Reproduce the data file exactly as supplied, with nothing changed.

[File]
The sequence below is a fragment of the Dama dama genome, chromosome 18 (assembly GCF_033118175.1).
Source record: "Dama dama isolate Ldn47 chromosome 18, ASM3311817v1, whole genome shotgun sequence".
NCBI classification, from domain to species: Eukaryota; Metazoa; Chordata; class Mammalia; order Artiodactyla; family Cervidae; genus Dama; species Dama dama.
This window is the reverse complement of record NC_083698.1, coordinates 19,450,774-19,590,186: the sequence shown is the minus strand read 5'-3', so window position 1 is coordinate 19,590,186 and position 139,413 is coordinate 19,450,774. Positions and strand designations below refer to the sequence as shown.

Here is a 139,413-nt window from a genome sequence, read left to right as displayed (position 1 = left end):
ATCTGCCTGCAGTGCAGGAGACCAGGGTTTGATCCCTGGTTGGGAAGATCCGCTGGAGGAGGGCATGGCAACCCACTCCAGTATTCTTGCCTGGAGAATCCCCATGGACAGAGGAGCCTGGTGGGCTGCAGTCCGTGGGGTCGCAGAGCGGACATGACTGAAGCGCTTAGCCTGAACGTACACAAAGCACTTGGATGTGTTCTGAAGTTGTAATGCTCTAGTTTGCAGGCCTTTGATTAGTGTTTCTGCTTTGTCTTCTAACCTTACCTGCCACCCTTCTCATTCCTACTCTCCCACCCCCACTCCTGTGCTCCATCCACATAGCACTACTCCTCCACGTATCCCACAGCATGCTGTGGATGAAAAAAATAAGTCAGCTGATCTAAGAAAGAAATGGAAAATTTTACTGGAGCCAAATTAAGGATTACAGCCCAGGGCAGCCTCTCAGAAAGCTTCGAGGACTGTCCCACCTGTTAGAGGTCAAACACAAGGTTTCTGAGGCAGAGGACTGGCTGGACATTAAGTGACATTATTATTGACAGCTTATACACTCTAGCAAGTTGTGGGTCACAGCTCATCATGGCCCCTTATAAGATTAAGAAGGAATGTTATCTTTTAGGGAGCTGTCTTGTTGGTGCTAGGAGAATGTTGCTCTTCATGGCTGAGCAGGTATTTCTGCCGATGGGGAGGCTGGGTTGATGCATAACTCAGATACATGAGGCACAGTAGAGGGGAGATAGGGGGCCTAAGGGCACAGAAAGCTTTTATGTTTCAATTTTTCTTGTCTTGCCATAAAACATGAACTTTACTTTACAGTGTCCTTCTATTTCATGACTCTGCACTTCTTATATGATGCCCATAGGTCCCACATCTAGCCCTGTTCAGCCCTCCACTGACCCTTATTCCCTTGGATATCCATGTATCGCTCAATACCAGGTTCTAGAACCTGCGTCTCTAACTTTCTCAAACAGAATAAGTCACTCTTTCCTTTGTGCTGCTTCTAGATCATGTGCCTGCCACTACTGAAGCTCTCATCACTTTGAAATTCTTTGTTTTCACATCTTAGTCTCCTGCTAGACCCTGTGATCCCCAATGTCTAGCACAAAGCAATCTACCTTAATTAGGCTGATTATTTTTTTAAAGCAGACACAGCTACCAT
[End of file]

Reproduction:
The sequence below is a fragment of the Dama dama genome, chromosome 18 (assembly GCF_033118175.1).
Source record: "Dama dama isolate Ldn47 chromosome 18, ASM3311817v1, whole genome shotgun sequence".
NCBI classification, from domain to species: Eukaryota; Metazoa; Chordata; class Mammalia; order Artiodactyla; family Cervidae; genus Dama; species Dama dama.
This window is the reverse complement of record NC_083698.1, coordinates 19,450,774-19,590,186: the sequence shown is the minus strand read 5'-3', so window position 1 is coordinate 19,590,186 and position 139,413 is coordinate 19,450,774. Positions and strand designations below refer to the sequence as shown.

Here is a 139,413-nt window from a genome sequence, read left to right as displayed (position 1 = left end):
ATCTGCCTGCAGTGCAGGAGACCAGGGTTTGATCCCTGGTTGGGAAGATCCGCTGGAGGAGGGCATGGCAACCCACTCCAGTATTCTTGCCTGGAGAATCCCCATGGACAGAGGAGCCTGGTGGGCTGCAGTCCGTGGGGTCGCAGAGCGGACATGACTGAAGCGCTTAGCCTGAACGTACACAAAGCACTTGGATGTGTTCTGAAGTTGTAATGCTCTAGTTTGCAGGCCTTTGATTAGTGTTTCTGCTTTGTCTTCTAACCTTACCTGCCACCCTTCTCATTCCTACTCTCCCACCCCCACTCCTGTGCTCCATCCACATAGCACTACTCCTCCACGTATCCCACAGCATGCTGTGGATGAAAAAAATAAGTCAGCTGATCTAAGAAAGAAATGGAAAATTTTACTGGAGCCAAATTAAGGATTACAGCCCAGGGCAGCCTCTCAGAAAGCTTCGAGGACTGTCCCACCTGTTAGAGGTCAAACACAAGGTTTCTGAGGCAGAGGACTGGCTGGACATTAAGTGACATTATTATTGACAGCTTATACACTCTAGCAAGTTGTGGGTCACAGCTCATCATGGCCCCTTATAAGATTAAGAAGGAATGTTATCTTTTAGGGAGCTGTCTTGTTGGTGCTAGGAGAATGTTGCTCTTCATGGCTGAGCAGGTATTTCTGCCGATGGGGAGGCTGGGTTGATGCATAACTCAGATACATGAGGCACAGTAGAGGGGAGATAGGGGGCCTAAGGGCACAGAAAGCTTTTATGTTTCAATTTTTCTTGTCTTGCCATAAAACATGAACTTTACTTTACAGTGTCCTTCTATTTCATGACTCTGCACTTCTTATATGATGCCCATAGGTCCCACATCTAGCCCTGTTCAGCCCTCCACTGACCCTTATTCCCTTGGATATCCATGTATCGCTCAATACCAGGTTCTAGAACCTGCGTCTCTAACTTTCTCAAACAGAATAAGTCACTCTTTCCTTTGTGCTGCTTCTAGATCATGTGCCTGCCACTACTGAAGCTCTCATCACTTTGAAATTCTTTGTTTTCACATCTTAGTCTCCTGCTAGACCCTGTGATCCCCAATGTCTAGCACAAAGCAATCTACCTTAATTAGGCTGATTATTTTTTTAAAGCAGACACAGCTACCAT